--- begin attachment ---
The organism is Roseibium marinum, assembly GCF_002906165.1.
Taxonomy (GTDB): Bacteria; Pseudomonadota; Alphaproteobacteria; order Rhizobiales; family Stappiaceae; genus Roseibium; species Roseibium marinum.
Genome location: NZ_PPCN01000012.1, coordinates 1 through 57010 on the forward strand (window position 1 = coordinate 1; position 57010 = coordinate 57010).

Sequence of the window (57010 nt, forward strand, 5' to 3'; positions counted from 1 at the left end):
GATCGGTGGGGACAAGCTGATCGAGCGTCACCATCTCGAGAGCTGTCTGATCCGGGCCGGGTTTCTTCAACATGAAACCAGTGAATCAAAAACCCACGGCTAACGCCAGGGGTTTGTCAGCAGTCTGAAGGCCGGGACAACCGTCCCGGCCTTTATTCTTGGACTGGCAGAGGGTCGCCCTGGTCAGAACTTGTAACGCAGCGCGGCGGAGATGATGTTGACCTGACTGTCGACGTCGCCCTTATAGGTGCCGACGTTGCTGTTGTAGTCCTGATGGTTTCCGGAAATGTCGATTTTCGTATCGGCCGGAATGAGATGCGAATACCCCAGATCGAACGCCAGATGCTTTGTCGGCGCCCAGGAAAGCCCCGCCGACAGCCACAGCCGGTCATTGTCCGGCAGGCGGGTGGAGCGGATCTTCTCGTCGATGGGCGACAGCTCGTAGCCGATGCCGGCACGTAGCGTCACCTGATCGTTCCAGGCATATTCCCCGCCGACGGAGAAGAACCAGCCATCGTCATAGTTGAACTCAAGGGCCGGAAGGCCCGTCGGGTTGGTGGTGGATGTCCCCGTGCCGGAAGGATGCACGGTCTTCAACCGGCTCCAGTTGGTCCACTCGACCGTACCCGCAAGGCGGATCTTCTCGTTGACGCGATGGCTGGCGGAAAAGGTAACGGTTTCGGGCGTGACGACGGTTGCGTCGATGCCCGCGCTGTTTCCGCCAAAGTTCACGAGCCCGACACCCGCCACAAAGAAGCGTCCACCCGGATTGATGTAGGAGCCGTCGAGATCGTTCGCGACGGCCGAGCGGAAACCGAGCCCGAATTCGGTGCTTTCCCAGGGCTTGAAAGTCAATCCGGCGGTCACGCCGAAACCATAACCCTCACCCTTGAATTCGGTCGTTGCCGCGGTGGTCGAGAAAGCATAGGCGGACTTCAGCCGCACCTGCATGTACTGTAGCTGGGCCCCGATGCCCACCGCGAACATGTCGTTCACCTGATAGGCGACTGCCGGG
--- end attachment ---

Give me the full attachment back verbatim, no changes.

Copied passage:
The organism is Roseibium marinum, assembly GCF_002906165.1.
Taxonomy (GTDB): Bacteria; Pseudomonadota; Alphaproteobacteria; order Rhizobiales; family Stappiaceae; genus Roseibium; species Roseibium marinum.
Genome location: NZ_PPCN01000012.1, coordinates 1 through 57010 on the forward strand (window position 1 = coordinate 1; position 57010 = coordinate 57010).

Sequence of the window (57010 nt, forward strand, 5' to 3'; positions counted from 1 at the left end):
GATCGGTGGGGACAAGCTGATCGAGCGTCACCATCTCGAGAGCTGTCTGATCCGGGCCGGGTTTCTTCAACATGAAACCAGTGAATCAAAAACCCACGGCTAACGCCAGGGGTTTGTCAGCAGTCTGAAGGCCGGGACAACCGTCCCGGCCTTTATTCTTGGACTGGCAGAGGGTCGCCCTGGTCAGAACTTGTAACGCAGCGCGGCGGAGATGATGTTGACCTGACTGTCGACGTCGCCCTTATAGGTGCCGACGTTGCTGTTGTAGTCCTGATGGTTTCCGGAAATGTCGATTTTCGTATCGGCCGGAATGAGATGCGAATACCCCAGATCGAACGCCAGATGCTTTGTCGGCGCCCAGGAAAGCCCCGCCGACAGCCACAGCCGGTCATTGTCCGGCAGGCGGGTGGAGCGGATCTTCTCGTCGATGGGCGACAGCTCGTAGCCGATGCCGGCACGTAGCGTCACCTGATCGTTCCAGGCATATTCCCCGCCGACGGAGAAGAACCAGCCATCGTCATAGTTGAACTCAAGGGCCGGAAGGCCCGTCGGGTTGGTGGTGGATGTCCCCGTGCCGGAAGGATGCACGGTCTTCAACCGGCTCCAGTTGGTCCACTCGACCGTACCCGCAAGGCGGATCTTCTCGTTGACGCGATGGCTGGCGGAAAAGGTAACGGTTTCGGGCGTGACGACGGTTGCGTCGATGCCCGCGCTGTTTCCGCCAAAGTTCACGAGCCCGACACCCGCCACAAAGAAGCGTCCACCCGGATTGATGTAGGAGCCGTCGAGATCGTTCGCGACGGCCGAGCGGAAACCGAGCCCGAATTCGGTGCTTTCCCAGGGCTTGAAAGTCAATCCGGCGGTCACGCCGAAACCATAACCCTCACCCTTGAATTCGGTCGTTGCCGCGGTGGTCGAGAAAGCATAGGCGGACTTCAGCCGCACCTGCATGTACTGTAGCTGGGCCCCGATGCCCACCGCGAACATGTCGTTCACCTGATAGGCGACTGCCGGG